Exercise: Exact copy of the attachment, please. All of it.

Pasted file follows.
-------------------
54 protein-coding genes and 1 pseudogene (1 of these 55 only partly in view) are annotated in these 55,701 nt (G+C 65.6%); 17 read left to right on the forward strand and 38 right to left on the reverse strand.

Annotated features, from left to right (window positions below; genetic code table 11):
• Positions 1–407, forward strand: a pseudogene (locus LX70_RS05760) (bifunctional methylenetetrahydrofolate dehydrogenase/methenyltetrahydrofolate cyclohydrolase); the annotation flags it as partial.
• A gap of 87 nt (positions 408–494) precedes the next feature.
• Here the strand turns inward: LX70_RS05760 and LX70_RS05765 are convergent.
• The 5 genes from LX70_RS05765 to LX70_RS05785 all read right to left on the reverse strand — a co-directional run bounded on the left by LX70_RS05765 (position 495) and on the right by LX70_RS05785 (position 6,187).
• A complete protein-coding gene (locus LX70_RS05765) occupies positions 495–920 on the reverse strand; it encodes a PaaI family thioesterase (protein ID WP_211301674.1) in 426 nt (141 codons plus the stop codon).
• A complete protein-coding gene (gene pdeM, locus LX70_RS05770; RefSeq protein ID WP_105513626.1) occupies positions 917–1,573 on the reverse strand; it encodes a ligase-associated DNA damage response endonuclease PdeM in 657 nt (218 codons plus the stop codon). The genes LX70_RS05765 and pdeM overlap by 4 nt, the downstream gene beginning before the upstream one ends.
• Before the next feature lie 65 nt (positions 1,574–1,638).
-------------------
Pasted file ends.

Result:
54 protein-coding genes and 1 pseudogene (1 of these 55 only partly in view) are annotated in these 55,701 nt (G+C 65.6%); 17 read left to right on the forward strand and 38 right to left on the reverse strand.

Annotated features, from left to right (window positions below; genetic code table 11):
• Positions 1–407, forward strand: a pseudogene (locus LX70_RS05760) (bifunctional methylenetetrahydrofolate dehydrogenase/methenyltetrahydrofolate cyclohydrolase); the annotation flags it as partial.
• A gap of 87 nt (positions 408–494) precedes the next feature.
• Here the strand turns inward: LX70_RS05760 and LX70_RS05765 are convergent.
• The 5 genes from LX70_RS05765 to LX70_RS05785 all read right to left on the reverse strand — a co-directional run bounded on the left by LX70_RS05765 (position 495) and on the right by LX70_RS05785 (position 6,187).
• A complete protein-coding gene (locus LX70_RS05765) occupies positions 495–920 on the reverse strand; it encodes a PaaI family thioesterase (protein ID WP_211301674.1) in 426 nt (141 codons plus the stop codon).
• A complete protein-coding gene (gene pdeM, locus LX70_RS05770; RefSeq protein ID WP_105513626.1) occupies positions 917–1,573 on the reverse strand; it encodes a ligase-associated DNA damage response endonuclease PdeM in 657 nt (218 codons plus the stop codon). The genes LX70_RS05765 and pdeM overlap by 4 nt, the downstream gene beginning before the upstream one ends.
• Before the next feature lie 65 nt (positions 1,574–1,638).